Developing the FZJ D&I Report was an incredibly intense period. The workload to be processed within six months was considerable and adequately communicating over 150 pages of findings to different audiences and stakeholders wasn´t any easier. In some circumstances, however, what proved to be really difficult was holding people from jumping to action. We finally had a map, that was true, but we still needed to draw an X on it and discuss logistical details – which is often not a very enticing conversation when compared to the thrill of hitting the road.  

After only a few days, with many impressions in Togo, the travel group continued their tour on Thursday. By minibus they crossed the border into Ghana and drove through the streets in the direction of Accra. In Accra, the most important agenda item awaited the delegation: the signing of the MOU between the West African Science Service Centre on Climate Change and Adapted Land Use (WASCAL), Forschungszentrum Jülich and RWTH Aachen University.

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The past two days in Lomé, Togo, were impressive, emotional, hopeful and simply wonderful. The West African state was the second of three stops during the delegation trip of German scientists from Forschungszentrum Jülich and RWTH Aachen University. Not only was an addendum drawn with the Université de Lomé, it also provided an impressive demonstration of the motivation and achievements of the 15 students from Track 4 “Biofuels and Bioenergy”.

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There are some problems we cannot solve alone: We need help from partners and friends. This applies, for example, to the current research and education situation in Africa, but also to the supply of energy, ressources and food. The two German institutions, Forschungszentrum Jülich and RWTH Aachen University, therefore signed an agreement on Monday yesterday with the Université Cheikh Anta Diop de Dakar (UCAD) in Dakar, Senegal, to help the university train the next generation of energy experts.

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The nice thing about traveling is that you have the opportunity to get to know other countries and people. All parts of the world have different traditions and customs. It is important to be open to these habits and to get to know the culture and history of a country. On Sunday, the delegation therefore went to Gorée Island, a memorial to the hundreds of thousands of African men, women and children who had been sold into slavery.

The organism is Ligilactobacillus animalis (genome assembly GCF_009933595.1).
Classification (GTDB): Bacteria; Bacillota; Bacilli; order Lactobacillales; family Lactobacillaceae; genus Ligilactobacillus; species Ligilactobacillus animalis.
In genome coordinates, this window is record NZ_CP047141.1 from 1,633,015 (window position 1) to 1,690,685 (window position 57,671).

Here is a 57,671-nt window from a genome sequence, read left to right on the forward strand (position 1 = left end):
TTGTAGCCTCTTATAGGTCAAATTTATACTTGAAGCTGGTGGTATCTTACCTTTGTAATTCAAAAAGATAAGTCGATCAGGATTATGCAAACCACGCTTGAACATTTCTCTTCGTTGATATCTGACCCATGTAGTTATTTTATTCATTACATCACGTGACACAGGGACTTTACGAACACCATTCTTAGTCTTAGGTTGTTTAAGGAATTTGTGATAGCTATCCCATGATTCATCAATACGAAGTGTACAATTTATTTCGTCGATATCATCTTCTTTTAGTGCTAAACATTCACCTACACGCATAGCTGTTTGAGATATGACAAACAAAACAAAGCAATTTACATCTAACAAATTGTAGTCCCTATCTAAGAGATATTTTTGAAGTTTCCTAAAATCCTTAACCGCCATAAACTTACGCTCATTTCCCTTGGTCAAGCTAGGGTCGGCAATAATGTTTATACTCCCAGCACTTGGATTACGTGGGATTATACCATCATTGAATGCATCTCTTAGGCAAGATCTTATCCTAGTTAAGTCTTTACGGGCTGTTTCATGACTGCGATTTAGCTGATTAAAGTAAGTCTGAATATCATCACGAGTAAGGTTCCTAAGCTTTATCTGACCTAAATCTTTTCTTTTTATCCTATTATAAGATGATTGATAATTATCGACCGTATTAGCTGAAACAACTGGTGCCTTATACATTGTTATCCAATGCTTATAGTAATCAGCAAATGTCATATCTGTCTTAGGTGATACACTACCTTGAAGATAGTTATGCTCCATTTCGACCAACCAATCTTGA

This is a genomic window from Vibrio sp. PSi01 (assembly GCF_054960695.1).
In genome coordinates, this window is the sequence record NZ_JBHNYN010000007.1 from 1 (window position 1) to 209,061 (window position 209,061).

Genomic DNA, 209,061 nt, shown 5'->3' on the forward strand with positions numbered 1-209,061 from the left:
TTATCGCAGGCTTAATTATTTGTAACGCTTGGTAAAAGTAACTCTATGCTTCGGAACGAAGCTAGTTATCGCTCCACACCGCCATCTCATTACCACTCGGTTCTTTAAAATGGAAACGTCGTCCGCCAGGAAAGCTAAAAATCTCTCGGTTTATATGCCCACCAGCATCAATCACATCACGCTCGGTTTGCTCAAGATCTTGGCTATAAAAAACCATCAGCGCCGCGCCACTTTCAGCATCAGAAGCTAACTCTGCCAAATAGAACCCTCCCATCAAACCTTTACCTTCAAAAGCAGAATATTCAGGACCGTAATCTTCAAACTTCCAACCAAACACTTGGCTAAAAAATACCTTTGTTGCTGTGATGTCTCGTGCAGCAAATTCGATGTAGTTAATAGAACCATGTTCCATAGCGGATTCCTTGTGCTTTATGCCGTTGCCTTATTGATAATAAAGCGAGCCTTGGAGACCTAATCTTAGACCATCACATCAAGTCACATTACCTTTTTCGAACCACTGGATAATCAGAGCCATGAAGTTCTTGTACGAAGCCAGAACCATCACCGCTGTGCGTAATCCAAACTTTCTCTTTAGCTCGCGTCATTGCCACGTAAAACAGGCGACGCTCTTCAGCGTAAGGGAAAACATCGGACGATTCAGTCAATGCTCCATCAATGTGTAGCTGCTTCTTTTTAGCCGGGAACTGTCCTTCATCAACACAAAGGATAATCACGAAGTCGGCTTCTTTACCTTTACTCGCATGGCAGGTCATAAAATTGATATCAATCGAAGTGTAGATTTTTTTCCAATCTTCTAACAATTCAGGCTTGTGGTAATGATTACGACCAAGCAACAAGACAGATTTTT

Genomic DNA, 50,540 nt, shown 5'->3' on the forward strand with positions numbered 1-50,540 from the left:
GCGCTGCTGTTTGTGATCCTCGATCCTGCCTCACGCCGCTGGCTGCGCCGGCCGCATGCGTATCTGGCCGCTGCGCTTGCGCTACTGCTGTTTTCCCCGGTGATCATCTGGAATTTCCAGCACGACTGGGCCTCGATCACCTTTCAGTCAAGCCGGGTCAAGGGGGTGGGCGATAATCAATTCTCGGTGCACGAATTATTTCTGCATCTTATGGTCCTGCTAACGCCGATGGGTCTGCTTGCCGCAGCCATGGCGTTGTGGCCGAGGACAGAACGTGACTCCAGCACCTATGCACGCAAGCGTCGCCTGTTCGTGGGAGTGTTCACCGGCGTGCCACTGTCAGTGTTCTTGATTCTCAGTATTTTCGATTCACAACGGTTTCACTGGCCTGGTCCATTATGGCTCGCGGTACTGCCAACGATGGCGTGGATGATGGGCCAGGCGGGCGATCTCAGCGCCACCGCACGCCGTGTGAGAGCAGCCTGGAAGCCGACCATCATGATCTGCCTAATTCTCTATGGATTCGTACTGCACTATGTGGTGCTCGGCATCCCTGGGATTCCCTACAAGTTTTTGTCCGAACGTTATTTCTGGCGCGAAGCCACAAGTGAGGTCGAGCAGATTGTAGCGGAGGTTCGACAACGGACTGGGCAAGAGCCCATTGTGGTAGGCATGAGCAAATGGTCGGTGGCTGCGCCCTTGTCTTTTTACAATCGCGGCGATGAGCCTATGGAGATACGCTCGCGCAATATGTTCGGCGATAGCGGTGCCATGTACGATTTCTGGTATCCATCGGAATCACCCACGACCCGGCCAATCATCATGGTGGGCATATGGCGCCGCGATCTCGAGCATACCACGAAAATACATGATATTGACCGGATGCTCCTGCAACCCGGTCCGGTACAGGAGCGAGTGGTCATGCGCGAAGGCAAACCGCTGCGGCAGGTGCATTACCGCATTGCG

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Usually, a journey begins long before the plane, train or car is boarded to arrive at the destination. And this is also the case with the large delegation trip that will take colleagues from Forschungszentrum Jülich, RWTH Aachen University and the University of Rostock to West Africa. The objective is to visit the partners in Senegal, Togo and Ghana and to open up additional cooperation opportunities.

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A Biochemist’s Discovery of Neurobiology

It is said that traveling broadens the mind. However, what is important for new experiences and a wider world view is the attitude when traveling. An enthusiastic traveler once said, ‚There is nothing wrong with setting goals, as long as you don’t let it keep you from setting interesting detours’. This little quote from Mark Twain describes quite well how Cole Wilson came to Forschungszentrum Jülich. The objective is quite clear in this comparison: gaining experience abroad and in research; the detour is the research field that awaited the young biochemist in Germany. But let’s start right from the beginning.

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Dreaming big for a better future

Science and scientific exchange can create the foundations for a peaceful society. That’s the view of Dr. Sabreen Hammouda. The physicist lives in Garching and works as a postdoc in the PGSB Returner Program at the Jülich Centre for Neutron Science, Neutron Methods (JCNS-4). During her doctoral studies in Germany, the young scientist conducted research at Forschungszentrum Jülich. After her time in Garching, she has the opportunity to return to Palestine, however, she is already committed to supporting Palestinian students and actively shaping the research landscape in her home country.